Monday, May 9, 2016

May 2016: "Is Your Parts Inventory Overweight?"

In our 75th edition of ACG "Smart Parts", I decided to wrap this month's topic around my analysis, comments and overviews on my visit to the NADA Convention, March 31st - April 3rd in Las Vegas, Nevada.

The timing of the convention couldn't have been better as I had already decided on this month's topic before attending and wanted to research the causes and possible solutions to what I believe is one of the biggest "epidemics" in the automotive dealers parts departments today.

We will expand more on the NADA Convention and how it plays into the root causes and solutions to this "epidemic" later in this article. The convention provided lots of information that I want to pass on to "Smart Parts" Readers.

The "epidemic" that I refer to, in my opinion is "overweight" and "overvalued" inventory in the parts department. Many parts departments are becoming "overweight" in the mid-section and is resulting in higher inventory carrying costs, (acquisition & holding), reduced dealer "cash flow" and lower inventory gross and true turns.

The "mid-section" I refer to is the sales activity in the 7 - 12 months category which often gets overlooked by parts managers and dealers alike. After all, aren't we more concerned about obsolete inventory OVER twelve months?

With today's shorter parts life spans and activity cycles, we have to get a handle on what's "coming down the pipe" far before parts in-activity hits twelve months. I'm "all in" on helping dealers with their obsolescence, but I am more concerned about "stopping the bleeding" first.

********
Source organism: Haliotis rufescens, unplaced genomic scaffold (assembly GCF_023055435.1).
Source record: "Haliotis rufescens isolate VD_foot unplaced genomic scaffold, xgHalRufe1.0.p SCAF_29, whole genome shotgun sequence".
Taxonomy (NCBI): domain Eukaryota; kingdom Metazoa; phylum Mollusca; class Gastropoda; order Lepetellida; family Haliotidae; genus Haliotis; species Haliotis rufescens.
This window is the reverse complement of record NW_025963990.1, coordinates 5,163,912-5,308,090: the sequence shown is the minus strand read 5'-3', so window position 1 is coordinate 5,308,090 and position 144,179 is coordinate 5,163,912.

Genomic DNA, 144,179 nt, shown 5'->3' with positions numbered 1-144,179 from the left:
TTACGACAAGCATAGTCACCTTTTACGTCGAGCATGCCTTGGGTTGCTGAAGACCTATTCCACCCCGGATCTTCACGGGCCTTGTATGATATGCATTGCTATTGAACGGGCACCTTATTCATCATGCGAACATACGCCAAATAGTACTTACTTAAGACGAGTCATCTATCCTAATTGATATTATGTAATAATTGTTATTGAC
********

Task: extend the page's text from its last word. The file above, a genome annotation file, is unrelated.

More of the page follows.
Even though many manufacturers offer "inventory protection" for obsolescence, they really don't offer any assistance in inventory "carrying costs", or sometimes referred to as acquisition and holding costs. My question is..."How much is that "inventory protection" costing the dealer in the long run?"

As I mentioned in last month's issue of "Smart Parts", the latest industry calculations on acquisition and holding costs are in excess of 25% - 30% of the total inventory value at cost! If you do the math on your own inventory, unless you are at or above industry guidelines on gross and true turns, you could be in a heap of trouble.

The biggest area of "lack of control" that I see from parts managers is that they seem to "trust" the manufacturers' daily suggested orders. They seem to believe that they "have to" accept these suggested orders because of compliance percentages, loyalty requirements and overall program utilization.

I'm totally okay with all of that and maximizing discounts, allowances and accruals, but not to the degree of  "over consumption" of spending the dealers money on parts and/or quantities we don't really need to meet demand.

Quite simply, we only need a 1.5 months supply, (45 days) of inventory value to meet demand and maintain industry guidelines on gross turns. True turns are another issue that compliments first time off shelf fill rates and stocking criteria, but we still have to "hold the line" on the total inventory value.

For example, if my average monthly parts sales at cost is $100,000 annualized, I only need to have an average inventory balance of $150,000, which equates to eight "gross turns" a year. In order to determine if your inventory is "overweight", you first have to determine your inventory's "desired weight".